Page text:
Mother Theresa has left the Building

Ludoo Productions brings to you…

‘Mother Theresa has left the Building’
A short sketch about two Brit Pak women in a GP surgery who strike up a conversation quickly realising they have nothing in common, or do they?

Showing at MICA Gallery this Saturday Dec
03 @6.30pm. Please be advised that seats are limited and to guarantee a space, email us at so we can add you to our priority list. Please aim to arrive ten minutes prior to the performance. Looking forward to seeing you folks there!

Many Thanks
Safia @ Ludoo

Meri Neighbour Casting Call


Time : Sunday 11 December ·
5.00pm – 7.30pm
Location: 8 Mount Pleasant Road New Malden KT3 3JZ

Ludoo Productions is excited to present to you our next performance and show to be held late march 2012 ‘Meri Neighbour.’

In anticipation for this, we are holding casting this weekend, organised by Suniya Qureshi and Akbar Merchant.

Please contact us at for further information or to receive a casting pack. For all other details of time slots etc contact Akbar on 0783 1956 695.

Synopsis –
‘Meri Neighbour’ unveils trials and tribulations of the lives of inhabitants of a tight-knit
community of Muslims, Sikhs and Hindus in a West London working class suburb. It is a story involving community humour, circumstantial un-happiness and a scandal centered around two families, the Singhs and the Khans, who are neighbours.

Looking forward to seeing you all audition and take part in our next adventure. We promise to make it fun and exciting for you all!

Safia @ Ludoo

Kanta Bai Salunke – A Tribal Nomad speaks

 Photo by Fatima Najm/Creatives Against Poverty

By Fatima Najm/ Creatives Against Poverty

Kanta Bai Salunke bolts for her ragged tent, sending knives, spades and tools clattering to the ground as she dives for cover. She picks up a faded velvet pouch, rummaging through it, muttering loudly to herself.

Then Kanta pulls out a flat round tin with a smile that stretches wide across her broken teeth. “I cannot come out to greet you naked, can I?” she says, dipping a tentative finger into the tin and smearing red powder across her forehead. “Now I am dressed.”

Kanta turns to a younger woman stirring a few pieces of onion in a pot over a makeshift furnace, and lunges at her, leaving a horizantal red streak across a second forehead. Her daughter in law, who had been sitting on her haunches, loses her balance and rolls backward.

Both women laugh so hard, several children sitting huddled in clothes too large for their bony bodies begin to giggle. Eleven of them call Kanta, a member of the Gheesardee nomadic tribe, their mother.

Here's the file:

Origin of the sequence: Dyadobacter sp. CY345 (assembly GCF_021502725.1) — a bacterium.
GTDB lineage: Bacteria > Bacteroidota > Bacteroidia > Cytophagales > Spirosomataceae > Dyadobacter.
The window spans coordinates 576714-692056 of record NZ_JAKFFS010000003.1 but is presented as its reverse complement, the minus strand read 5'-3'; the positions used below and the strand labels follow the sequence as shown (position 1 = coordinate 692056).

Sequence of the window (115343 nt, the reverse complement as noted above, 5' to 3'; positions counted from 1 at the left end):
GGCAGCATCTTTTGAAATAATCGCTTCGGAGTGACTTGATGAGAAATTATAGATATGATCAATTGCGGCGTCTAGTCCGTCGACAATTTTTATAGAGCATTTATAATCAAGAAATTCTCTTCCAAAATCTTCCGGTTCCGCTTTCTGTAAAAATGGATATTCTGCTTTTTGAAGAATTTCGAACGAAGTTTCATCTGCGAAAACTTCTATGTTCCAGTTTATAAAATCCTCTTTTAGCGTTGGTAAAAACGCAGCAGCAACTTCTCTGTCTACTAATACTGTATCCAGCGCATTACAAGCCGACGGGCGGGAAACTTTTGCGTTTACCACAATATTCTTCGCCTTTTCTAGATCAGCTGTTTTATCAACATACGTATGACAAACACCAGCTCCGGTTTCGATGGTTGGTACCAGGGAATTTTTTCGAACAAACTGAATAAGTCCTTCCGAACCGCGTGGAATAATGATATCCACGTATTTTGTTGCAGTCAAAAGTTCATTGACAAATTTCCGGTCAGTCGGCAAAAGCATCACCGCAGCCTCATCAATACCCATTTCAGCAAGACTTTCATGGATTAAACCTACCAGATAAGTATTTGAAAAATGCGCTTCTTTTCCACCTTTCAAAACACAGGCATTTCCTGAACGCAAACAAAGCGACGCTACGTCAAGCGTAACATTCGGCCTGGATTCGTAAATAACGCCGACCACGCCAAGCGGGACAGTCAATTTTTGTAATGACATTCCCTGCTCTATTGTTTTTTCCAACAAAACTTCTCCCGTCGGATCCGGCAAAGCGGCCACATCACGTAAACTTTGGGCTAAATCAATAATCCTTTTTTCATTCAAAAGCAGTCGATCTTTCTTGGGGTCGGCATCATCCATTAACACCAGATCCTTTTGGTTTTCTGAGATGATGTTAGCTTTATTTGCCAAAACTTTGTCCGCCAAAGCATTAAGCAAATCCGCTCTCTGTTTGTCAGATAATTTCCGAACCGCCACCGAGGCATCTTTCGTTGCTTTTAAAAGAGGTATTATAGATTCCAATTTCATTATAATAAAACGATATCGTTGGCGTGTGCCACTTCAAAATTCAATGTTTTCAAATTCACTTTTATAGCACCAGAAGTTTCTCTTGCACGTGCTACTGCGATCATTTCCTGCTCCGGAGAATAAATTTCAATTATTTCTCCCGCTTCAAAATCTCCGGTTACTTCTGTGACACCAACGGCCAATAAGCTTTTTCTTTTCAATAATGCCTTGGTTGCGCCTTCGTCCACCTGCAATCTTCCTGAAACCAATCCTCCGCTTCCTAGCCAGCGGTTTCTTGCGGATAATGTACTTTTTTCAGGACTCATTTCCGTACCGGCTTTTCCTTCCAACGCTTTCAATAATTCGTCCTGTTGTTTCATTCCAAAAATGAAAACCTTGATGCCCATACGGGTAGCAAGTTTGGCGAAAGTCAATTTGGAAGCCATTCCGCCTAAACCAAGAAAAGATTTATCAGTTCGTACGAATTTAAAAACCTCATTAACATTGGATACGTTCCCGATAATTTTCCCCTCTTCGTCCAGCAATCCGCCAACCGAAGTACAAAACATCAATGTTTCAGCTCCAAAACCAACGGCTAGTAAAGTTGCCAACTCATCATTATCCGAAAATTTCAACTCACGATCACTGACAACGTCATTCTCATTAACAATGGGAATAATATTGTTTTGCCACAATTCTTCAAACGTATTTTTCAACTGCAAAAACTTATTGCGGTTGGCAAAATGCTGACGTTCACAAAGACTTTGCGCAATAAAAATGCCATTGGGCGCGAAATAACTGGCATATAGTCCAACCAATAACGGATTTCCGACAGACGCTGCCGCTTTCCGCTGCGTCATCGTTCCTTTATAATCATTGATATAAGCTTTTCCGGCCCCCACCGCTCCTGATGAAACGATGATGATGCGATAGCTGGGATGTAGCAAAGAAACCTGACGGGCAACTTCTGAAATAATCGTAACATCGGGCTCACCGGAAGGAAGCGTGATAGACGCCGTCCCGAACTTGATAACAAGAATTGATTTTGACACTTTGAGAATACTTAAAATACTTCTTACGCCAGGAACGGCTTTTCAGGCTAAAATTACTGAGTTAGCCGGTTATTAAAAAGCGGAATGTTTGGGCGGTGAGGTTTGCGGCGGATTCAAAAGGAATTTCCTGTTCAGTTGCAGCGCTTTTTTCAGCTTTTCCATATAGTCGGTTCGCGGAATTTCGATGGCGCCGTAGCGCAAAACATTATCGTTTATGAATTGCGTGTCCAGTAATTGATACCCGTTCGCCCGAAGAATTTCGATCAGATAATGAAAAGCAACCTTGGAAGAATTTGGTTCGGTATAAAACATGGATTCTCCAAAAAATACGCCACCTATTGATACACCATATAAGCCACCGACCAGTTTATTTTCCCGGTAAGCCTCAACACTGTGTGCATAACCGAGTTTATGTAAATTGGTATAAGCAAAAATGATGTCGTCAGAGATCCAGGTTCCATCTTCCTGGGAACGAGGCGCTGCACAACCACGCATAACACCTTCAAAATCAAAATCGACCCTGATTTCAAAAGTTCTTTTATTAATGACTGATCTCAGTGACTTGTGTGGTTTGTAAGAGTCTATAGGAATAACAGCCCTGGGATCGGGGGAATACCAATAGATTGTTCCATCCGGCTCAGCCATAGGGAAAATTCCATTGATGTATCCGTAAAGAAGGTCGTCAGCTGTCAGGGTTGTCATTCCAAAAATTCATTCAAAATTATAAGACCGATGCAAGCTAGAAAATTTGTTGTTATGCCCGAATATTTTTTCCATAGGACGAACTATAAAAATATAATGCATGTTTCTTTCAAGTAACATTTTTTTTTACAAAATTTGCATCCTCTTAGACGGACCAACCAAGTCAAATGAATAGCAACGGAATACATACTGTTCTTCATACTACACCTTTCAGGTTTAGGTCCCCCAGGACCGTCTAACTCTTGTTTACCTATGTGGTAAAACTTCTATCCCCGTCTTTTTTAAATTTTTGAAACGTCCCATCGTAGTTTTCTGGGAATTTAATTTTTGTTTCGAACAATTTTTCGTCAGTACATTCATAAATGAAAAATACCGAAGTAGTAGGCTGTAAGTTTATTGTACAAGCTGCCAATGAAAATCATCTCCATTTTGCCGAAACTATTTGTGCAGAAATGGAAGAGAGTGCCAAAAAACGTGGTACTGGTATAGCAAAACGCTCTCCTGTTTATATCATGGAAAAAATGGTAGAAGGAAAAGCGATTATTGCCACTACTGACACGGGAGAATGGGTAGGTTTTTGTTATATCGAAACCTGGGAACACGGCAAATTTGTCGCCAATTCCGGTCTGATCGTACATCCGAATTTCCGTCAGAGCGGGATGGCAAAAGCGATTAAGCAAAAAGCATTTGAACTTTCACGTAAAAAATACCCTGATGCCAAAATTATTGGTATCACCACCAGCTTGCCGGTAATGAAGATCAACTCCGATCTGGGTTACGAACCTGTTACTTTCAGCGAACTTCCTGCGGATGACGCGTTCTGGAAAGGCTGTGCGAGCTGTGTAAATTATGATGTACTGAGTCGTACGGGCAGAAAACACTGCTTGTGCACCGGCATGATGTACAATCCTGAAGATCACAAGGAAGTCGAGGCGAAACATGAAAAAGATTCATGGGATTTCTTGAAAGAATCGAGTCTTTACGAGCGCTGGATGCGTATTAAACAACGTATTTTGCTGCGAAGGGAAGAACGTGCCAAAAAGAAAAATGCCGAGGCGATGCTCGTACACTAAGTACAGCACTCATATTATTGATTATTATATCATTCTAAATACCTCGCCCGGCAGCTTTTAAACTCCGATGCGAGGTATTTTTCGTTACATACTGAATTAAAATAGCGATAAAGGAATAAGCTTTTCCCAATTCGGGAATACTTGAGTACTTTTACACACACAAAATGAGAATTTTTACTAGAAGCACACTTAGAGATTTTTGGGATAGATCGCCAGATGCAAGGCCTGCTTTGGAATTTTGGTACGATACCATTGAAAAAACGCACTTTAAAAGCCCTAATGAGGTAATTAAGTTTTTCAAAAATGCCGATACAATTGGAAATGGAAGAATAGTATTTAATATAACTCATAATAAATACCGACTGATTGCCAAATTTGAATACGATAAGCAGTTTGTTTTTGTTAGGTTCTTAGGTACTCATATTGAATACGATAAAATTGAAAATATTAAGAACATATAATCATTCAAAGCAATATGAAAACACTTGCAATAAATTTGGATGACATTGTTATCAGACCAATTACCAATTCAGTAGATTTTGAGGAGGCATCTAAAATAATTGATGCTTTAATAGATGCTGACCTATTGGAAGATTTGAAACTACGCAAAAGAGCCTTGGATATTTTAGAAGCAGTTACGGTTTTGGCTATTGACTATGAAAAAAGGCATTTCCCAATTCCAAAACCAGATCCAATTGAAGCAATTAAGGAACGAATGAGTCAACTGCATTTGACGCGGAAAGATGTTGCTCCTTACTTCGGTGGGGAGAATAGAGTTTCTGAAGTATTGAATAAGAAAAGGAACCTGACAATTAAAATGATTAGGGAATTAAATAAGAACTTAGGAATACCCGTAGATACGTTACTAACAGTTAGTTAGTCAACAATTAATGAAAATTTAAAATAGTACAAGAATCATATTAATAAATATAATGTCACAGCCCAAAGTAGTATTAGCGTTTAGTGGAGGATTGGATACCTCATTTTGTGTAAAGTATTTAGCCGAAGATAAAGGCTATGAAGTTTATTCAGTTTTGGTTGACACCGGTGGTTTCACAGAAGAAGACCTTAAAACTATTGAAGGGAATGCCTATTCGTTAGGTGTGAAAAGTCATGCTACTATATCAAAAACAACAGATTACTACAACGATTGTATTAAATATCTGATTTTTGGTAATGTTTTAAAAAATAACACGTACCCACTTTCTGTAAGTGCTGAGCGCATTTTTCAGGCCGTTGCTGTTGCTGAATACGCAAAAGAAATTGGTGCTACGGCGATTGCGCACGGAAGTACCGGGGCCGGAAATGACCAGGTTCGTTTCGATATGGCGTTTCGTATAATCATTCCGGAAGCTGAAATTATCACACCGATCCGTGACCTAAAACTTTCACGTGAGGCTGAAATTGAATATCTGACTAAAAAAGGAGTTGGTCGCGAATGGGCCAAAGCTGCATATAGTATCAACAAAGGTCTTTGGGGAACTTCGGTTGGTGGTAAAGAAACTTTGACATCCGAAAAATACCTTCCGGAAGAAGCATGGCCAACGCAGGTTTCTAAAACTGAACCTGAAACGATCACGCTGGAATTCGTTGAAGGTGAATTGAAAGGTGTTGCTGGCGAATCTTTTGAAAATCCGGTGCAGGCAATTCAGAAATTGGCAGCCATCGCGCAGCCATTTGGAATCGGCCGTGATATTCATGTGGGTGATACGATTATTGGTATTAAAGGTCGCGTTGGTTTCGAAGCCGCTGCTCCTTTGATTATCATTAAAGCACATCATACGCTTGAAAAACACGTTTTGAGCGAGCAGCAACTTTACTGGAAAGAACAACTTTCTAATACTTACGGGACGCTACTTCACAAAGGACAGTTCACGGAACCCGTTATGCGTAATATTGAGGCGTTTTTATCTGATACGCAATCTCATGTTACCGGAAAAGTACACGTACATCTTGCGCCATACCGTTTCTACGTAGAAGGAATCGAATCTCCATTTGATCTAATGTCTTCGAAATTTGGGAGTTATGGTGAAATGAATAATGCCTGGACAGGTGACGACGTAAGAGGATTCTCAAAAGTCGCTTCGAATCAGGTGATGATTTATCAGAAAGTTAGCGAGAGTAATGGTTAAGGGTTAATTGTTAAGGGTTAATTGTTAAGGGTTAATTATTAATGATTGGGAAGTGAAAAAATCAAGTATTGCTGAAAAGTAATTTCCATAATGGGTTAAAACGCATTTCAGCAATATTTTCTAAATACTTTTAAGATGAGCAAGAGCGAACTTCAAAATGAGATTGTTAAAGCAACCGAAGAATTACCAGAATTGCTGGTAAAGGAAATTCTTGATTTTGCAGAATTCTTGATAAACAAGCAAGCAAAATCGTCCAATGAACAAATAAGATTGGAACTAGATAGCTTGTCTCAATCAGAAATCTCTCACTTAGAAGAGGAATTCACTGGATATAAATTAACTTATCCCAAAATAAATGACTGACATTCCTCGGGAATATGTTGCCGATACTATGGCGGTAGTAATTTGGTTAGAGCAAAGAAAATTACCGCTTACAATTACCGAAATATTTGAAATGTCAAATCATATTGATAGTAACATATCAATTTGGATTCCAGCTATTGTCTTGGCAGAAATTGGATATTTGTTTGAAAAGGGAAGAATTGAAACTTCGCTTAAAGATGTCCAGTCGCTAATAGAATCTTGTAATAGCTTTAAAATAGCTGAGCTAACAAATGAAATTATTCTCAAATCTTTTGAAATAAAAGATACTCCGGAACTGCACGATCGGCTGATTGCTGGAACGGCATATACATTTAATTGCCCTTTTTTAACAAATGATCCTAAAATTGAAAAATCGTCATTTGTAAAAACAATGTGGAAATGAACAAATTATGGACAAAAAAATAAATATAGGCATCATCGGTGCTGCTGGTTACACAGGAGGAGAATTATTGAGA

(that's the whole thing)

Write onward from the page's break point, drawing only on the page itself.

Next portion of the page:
Kanta says she cannot believe she is now an entrepreneur, making a small profit, taking and repaying loans on time. She is still haunted by the humiliation she suffered at the hands of local loan sharks. “I used to feel very furstrated, I could make axes, hammers, also anything with a sharp blade, but where would I get the money to start? I sell enough to feed the family but then I need raw material.”

Now thanks to an innovative banking system that goes doesn’t demand identity papers from nomadic tribal women, Kanta can apply for loans and focus on meeting the demands of her clientele, and the needs of her children.

Chetna Sinha, founder of the Mann Deshi bank says, “When we first considered giving a nomadic tribal a loan we thought “doob gaya toe doob gaya – if she deafults she defaults– we have to take some risks, this  woman has been a resident of this community for a long time, she doesn’t need papers to prove her identity.”

“She is not formally a citizen of this country – she has no ID – so we got her a ration card by  establishing through witness accounts that she is a long term resident,  now we are trying to get her a voter registration card. She deserves equal access to all services. She deserves a bank account.”

But for Kanta Bai a savings account was not on her reality radar. The only route to funding her work was the local loan sharks who charged her exorbitant interest rates.

“I went to the money lender because banks dont give loans to women who look like me,” she said, tugging at her ash-smeared saree, poking at the holes in the hem. “Bank wants ID, for that, I have to produce birth certificate – I was born on the street in front of everyone and I gave birth to eleven children in front of everyone, and they want proof of my birth.”